Molecular dynamic simulations unveil conformational dynamics of SARS-CoV-2 RBD spike protein and ACE2 receptor
Researchers from the Federal University of Para, Brazil, presented a systematic analysis of the affinity and conformational dynamics between the spike protein (S) binding of the coronavirus receptor-binding domain 2 (SARS- CoV-2) of severe acute respiratory syndrome (RBD) and the host receptor for angiotensin-converting enzyme 2 (ACE2).
The researchers used accelerated molecular dynamics (aMD) simulations and free energy calculations to assess whether infectivity and transmission of SARS-CoV-2-related variants were related to receptor binding.
The study was published on the Research Square* preprint server and is currently under review at Scientific reports newspaper.
The SARS-CoV-2 glycoprotein S contains S1 and S2 subunits and is composed of a total of 1,273 residues. The interaction between the RBD located in the S1 domain with ACE2 guides viral entry into the cell. S1 RBD underwent conformational changes in specific residues that revealed receptor binding determinants.
Evidence from multiple studies has suggested that mutations involving K417N, S477N, T478K, E484A, and N501Y in SARS-CoV-2 Omicron and other variants conferred viral escape abilities or better binding affinity to the ACE2 receptor and therefore an increased risk of reinfection.
To further analyze this, the present study explored the effect of mutations in the S RBD of SARS-CoV-2 Alpha, Delta, and Omicron variants on binding affinity to the human ACE2 receptor.
In this study, the authors performed classical molecular dynamics (cMD) simulations to assess the mean dihedral and total energies of proteins as a benchmark for aMD simulations. They performed a 200 ns aMD simulation to explore conformations over time for the RBDWT-ACE2, RBDAlpha-ACE2, RBDDelta-ACE2 and RBDOmicron-ACE2 complex systems.
Root mean square fluctuation (RMSF) analysis revealed the flexibility of each residue in the protein-protein complex system. Principal component analysis (PCA) diagonalized the covariance matrix to obtain the principal components. PCA plots were constructed through combinations of PC1 vs PC2, PC2 vs PC3, and PC3 vs PC1 in which the clusters demonstrated two possible states for all systems in PC1 vs PC2.
The authors calculated the free energy binding for RBD-ACE2 compounds of different SARS-CoV-2 variants to estimate the SARS-CoV-2 affinity for the human ACE2 receptor and the potential risk of immune invasion by different SARS variants. -CoV-2. Decomposition energy assessed the energy contribution of amino acid with RBD and ACE2 bonding, while molecular mechanics, generalized Born model and solvent accessibility method (MMGBSA) implemented in AMBER calculated these free energies according to the greater stability of the trajectory aMD.
aMD simulations showed that RMSD of RBDWT-ACE2, RDBAlpha-ACE2 and RBDDelta-ACE2 complexes were in the fluctuation range of 1–3 Å. However, the RDBOmicron-The ACE2 complex represented different variations in the range of 1–4 Å. Curiously, all of the RBD-ACE2 complex systems had reached structural equilibrium.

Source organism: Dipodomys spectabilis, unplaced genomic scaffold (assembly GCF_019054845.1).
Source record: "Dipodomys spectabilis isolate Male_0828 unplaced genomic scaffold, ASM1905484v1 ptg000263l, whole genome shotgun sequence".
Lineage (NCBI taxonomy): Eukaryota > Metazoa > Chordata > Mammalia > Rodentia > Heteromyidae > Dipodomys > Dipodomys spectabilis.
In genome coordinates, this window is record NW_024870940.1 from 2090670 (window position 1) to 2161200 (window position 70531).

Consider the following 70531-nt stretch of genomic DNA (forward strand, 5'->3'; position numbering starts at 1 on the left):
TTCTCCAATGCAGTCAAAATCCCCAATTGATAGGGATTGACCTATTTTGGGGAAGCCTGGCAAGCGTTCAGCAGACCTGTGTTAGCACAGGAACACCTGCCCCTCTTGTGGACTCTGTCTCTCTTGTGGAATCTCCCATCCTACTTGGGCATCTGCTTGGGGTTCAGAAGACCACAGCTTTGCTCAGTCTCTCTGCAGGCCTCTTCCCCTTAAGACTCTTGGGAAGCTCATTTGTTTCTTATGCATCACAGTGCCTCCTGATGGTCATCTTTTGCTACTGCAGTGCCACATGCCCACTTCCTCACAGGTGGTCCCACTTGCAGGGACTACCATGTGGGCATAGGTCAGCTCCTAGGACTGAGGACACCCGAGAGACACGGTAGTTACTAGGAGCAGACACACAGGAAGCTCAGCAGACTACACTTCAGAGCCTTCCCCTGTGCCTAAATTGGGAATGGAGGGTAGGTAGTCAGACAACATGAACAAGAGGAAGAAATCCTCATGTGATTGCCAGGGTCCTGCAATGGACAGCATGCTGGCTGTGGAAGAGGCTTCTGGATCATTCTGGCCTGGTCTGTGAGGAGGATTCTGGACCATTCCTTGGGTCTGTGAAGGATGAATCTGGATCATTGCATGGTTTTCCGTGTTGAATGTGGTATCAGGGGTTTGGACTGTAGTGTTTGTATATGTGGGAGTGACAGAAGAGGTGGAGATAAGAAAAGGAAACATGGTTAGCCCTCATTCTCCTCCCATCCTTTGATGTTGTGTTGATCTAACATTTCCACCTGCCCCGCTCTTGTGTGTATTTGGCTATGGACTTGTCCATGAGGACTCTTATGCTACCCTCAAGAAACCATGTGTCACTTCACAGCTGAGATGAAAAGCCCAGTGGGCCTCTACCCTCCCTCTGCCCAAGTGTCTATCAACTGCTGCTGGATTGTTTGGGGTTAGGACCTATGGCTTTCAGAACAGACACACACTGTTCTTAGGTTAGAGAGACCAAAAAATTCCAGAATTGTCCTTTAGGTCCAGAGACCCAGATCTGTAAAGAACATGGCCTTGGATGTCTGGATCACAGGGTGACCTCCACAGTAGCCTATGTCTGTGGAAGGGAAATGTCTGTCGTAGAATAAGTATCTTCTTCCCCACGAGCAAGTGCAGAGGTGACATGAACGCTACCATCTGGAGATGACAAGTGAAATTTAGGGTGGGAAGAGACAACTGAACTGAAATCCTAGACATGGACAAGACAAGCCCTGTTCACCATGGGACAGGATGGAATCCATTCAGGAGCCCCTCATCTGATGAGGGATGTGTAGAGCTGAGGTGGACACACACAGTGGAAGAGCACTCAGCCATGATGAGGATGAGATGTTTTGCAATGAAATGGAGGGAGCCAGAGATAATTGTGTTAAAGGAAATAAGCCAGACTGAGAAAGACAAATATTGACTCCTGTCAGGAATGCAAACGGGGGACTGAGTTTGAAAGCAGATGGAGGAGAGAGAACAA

RMSF analysis showed the greatest ACE2 fluctuation in the regions 123–178, 395–425, and 248–368 residues that shift to interact with the viral RBD. RDBalpha-ACE2 showed lower fluctuation compared to RBDWTDBRDelta, and RBDOmicron.
Essential dynamic analysis demonstrated clusters in PCA graphs showing two likely states for all systems in PC1 vs PC2. However, the Alpha variant showed a higher number of clusters in which each time interval was differentiated into small clusters.
The initial structure of the RBDOmicron system differed from the final structure leading to variations in aMD structures. RDBWT and the RDBOmicron strains elucidated substantial conformational fluctuations; however, the RBDAlpha variant had greater stability.
RDBOmicron showed the highest binding affinity to the human ACE2 receptor and similar conformational fluctuation compared to the other variants. RDBOmicron showed higher binding free energy (-75.4 kcal/mol) compared to RBDDelta (-66.1 kcal/mol), RBDAlpha (62.7836 kcal/mol), and the RBDWT (-59.7 kcal/mol).
The calculation of the decomposition energy showed that in RBDOmicronmutations N440K, T478K, Q493R and Q498R resulted in a favorable interaction between RBDOmicron and ACE2. Interestingly, all mutations in RBDOmicron included positively charged residues of Lys or Arg. The Omicron K478 mutation (decomposition energy, -85.8 kcal/mol) had a stabilizing effect while the T478 mutation in RBDWT (0.7 kcal/mol) has a destabilizing effect.
The T478K mutation was located in a solvent-oriented region and allowed ACE2 interaction due to the increased side chain. The Q493R substitution allowed a favorable interaction with the negatively charged residues Asp38 and Glu35 of ACE2 increasing protein S binding. The N440K mutation located in the solvent-focused region whereas the Q498R mutation enhanced the protein-protein interaction and this contribution was 24 times higher than RBDWT.
The N501Y mutation in RBDAlpha showed similar decay energy as RBDWT. Therefore, the conformational stability in RBDAlpha was responsible for its better binding to ACE2. In RBDDeltathe L352R and T478K mutations had a higher energy contribution of
-90.5 and -82.6 kcal/mol, respectively, showing increased enhancement of ACE2 receptor binding.
The results of this study demonstrated that SARS-CoV-2 RBDOmicron– ACE2 complex elucidated identical fluctuations compared to protein S of wild-type, Alpha and Delta strains.
Overall, RBD mutationsOmicron increased protein S binding affinity for ACE2 and other mutations from uncharged residues to positively charged Lys and arg residues in a key position with RBD. This explains the high transmissibility of the SARS-CoV-2 Omicron variant compared to other variants.
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